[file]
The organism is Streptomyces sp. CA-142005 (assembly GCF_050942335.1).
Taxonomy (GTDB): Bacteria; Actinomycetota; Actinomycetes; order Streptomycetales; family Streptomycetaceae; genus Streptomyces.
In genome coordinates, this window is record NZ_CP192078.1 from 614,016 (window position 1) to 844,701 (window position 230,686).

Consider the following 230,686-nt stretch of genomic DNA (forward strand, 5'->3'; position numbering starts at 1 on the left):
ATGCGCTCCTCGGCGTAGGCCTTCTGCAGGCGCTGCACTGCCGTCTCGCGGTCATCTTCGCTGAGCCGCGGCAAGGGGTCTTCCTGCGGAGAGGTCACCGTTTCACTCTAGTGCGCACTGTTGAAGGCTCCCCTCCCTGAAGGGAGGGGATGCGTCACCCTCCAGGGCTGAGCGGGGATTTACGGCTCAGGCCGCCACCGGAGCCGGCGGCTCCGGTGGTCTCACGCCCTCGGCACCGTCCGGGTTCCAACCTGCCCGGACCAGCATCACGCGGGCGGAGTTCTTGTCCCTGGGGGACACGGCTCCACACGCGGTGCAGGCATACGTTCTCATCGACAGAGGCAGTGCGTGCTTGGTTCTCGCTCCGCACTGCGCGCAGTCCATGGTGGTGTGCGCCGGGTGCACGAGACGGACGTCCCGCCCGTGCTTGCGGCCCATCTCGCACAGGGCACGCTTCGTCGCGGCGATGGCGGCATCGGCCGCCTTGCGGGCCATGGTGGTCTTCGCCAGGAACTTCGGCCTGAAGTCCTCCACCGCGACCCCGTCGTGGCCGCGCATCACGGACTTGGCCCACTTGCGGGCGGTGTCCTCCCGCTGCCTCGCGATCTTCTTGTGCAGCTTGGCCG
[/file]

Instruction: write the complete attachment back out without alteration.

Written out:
The organism is Streptomyces sp. CA-142005 (assembly GCF_050942335.1).
Taxonomy (GTDB): Bacteria; Actinomycetota; Actinomycetes; order Streptomycetales; family Streptomycetaceae; genus Streptomyces.
In genome coordinates, this window is record NZ_CP192078.1 from 614,016 (window position 1) to 844,701 (window position 230,686).

Consider the following 230,686-nt stretch of genomic DNA (forward strand, 5'->3'; position numbering starts at 1 on the left):
ATGCGCTCCTCGGCGTAGGCCTTCTGCAGGCGCTGCACTGCCGTCTCGCGGTCATCTTCGCTGAGCCGCGGCAAGGGGTCTTCCTGCGGAGAGGTCACCGTTTCACTCTAGTGCGCACTGTTGAAGGCTCCCCTCCCTGAAGGGAGGGGATGCGTCACCCTCCAGGGCTGAGCGGGGATTTACGGCTCAGGCCGCCACCGGAGCCGGCGGCTCCGGTGGTCTCACGCCCTCGGCACCGTCCGGGTTCCAACCTGCCCGGACCAGCATCACGCGGGCGGAGTTCTTGTCCCTGGGGGACACGGCTCCACACGCGGTGCAGGCATACGTTCTCATCGACAGAGGCAGTGCGTGCTTGGTTCTCGCTCCGCACTGCGCGCAGTCCATGGTGGTGTGCGCCGGGTGCACGAGACGGACGTCCCGCCCGTGCTTGCGGCCCATCTCGCACAGGGCACGCTTCGTCGCGGCGATGGCGGCATCGGCCGCCTTGCGGGCCATGGTGGTCTTCGCCAGGAACTTCGGCCTGAAGTCCTCCACCGCGACCCCGTCGTGGCCGCGCATCACGGACTTGGCCCACTTGCGGGCGGTGTCCTCCCGCTGCCTCGCGATCTTCTTGTGCAGCTTGGCCG